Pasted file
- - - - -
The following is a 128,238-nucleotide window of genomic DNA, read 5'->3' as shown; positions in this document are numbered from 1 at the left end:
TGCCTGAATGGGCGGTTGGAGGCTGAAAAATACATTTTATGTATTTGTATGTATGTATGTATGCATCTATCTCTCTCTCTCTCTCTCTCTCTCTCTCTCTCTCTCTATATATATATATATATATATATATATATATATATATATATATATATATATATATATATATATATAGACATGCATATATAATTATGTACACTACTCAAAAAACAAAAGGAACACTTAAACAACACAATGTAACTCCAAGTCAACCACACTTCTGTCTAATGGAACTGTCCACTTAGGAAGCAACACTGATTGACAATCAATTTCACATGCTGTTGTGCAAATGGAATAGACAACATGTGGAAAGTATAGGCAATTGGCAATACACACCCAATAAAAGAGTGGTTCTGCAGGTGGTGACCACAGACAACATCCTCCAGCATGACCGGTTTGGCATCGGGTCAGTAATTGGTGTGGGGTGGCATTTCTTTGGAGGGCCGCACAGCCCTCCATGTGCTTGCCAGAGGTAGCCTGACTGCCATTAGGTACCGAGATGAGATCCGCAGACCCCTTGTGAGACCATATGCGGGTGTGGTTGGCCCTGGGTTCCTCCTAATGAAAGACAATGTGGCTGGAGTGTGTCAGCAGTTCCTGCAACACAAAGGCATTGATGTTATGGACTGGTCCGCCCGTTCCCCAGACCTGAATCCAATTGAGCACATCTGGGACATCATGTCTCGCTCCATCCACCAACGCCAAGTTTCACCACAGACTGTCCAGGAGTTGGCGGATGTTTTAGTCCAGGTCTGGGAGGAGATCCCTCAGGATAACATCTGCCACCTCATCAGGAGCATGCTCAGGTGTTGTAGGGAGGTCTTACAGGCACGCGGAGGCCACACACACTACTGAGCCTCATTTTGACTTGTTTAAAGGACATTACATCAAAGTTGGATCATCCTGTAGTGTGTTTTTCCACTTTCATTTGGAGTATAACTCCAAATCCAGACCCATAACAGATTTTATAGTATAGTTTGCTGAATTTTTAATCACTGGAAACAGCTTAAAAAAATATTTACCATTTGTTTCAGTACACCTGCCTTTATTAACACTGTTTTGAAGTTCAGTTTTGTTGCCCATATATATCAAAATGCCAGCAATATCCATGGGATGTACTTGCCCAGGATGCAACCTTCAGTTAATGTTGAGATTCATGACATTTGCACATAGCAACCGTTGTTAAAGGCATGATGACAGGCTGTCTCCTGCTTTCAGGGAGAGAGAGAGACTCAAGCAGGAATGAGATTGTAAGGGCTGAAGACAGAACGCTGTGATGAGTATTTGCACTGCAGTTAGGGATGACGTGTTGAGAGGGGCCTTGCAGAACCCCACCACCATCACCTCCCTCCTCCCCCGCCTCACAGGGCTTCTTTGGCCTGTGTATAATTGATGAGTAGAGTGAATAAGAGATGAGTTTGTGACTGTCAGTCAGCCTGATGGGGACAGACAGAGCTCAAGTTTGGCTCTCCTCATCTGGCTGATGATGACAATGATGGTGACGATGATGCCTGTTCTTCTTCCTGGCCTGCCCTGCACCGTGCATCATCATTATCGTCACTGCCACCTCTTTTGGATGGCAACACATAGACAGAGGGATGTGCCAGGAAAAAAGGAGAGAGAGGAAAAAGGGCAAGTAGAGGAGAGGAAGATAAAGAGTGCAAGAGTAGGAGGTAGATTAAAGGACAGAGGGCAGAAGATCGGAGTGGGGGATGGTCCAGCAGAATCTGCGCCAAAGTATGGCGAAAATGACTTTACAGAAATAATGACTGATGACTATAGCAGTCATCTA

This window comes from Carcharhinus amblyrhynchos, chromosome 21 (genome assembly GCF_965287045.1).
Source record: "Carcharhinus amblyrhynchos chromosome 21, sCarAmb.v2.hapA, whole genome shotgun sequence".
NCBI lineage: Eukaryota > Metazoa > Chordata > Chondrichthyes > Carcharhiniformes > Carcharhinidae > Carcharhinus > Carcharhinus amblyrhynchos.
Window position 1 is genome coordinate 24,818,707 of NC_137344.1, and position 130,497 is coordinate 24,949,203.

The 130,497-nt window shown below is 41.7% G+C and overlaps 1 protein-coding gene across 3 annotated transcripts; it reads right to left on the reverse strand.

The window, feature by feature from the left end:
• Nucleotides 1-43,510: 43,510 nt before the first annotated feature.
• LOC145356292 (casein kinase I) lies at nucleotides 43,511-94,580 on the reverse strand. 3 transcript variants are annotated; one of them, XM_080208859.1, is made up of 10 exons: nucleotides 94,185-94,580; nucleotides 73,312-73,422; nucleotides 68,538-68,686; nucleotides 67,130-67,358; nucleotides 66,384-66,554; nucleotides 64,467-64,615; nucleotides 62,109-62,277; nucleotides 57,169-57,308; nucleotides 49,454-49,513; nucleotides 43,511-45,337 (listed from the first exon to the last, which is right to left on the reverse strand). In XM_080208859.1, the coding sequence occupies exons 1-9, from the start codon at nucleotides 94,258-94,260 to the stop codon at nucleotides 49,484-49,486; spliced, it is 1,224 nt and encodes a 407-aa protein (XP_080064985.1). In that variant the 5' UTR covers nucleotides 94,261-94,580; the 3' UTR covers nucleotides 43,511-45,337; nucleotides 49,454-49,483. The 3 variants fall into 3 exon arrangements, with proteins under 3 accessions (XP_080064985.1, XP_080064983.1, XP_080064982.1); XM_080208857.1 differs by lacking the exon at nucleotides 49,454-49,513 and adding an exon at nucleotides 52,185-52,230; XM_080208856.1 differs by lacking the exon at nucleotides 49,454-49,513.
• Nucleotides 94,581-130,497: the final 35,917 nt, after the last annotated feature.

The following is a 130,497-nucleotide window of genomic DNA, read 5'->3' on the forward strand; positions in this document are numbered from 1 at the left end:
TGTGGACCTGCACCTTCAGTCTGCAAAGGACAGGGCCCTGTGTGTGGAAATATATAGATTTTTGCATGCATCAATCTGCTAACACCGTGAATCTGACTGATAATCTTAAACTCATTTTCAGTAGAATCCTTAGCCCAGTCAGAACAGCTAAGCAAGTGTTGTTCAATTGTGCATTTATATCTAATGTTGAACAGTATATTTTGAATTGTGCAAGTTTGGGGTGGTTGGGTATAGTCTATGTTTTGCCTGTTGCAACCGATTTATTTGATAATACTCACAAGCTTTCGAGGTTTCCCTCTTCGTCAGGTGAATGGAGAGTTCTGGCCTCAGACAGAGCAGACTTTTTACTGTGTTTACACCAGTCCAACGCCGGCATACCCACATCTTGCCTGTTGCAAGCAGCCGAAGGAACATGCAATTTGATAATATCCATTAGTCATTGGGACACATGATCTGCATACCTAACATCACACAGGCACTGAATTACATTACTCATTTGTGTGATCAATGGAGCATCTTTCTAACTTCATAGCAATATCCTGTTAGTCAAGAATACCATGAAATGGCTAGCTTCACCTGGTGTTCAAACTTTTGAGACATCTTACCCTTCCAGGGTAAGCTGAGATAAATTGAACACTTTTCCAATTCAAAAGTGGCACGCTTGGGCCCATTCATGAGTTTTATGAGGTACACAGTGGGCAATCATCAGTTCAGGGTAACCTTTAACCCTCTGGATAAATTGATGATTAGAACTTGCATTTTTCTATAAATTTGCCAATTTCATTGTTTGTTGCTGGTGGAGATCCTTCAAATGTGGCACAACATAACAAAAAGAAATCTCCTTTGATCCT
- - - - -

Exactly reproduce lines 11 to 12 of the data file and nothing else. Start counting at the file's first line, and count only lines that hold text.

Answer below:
• Nucleotides 94,581-130,497: the final 35,917 nt, after the last annotated feature.

The following is a 130,497-nucleotide window of genomic DNA, read 5'->3' on the forward strand; positions in this document are numbered from 1 at the left end: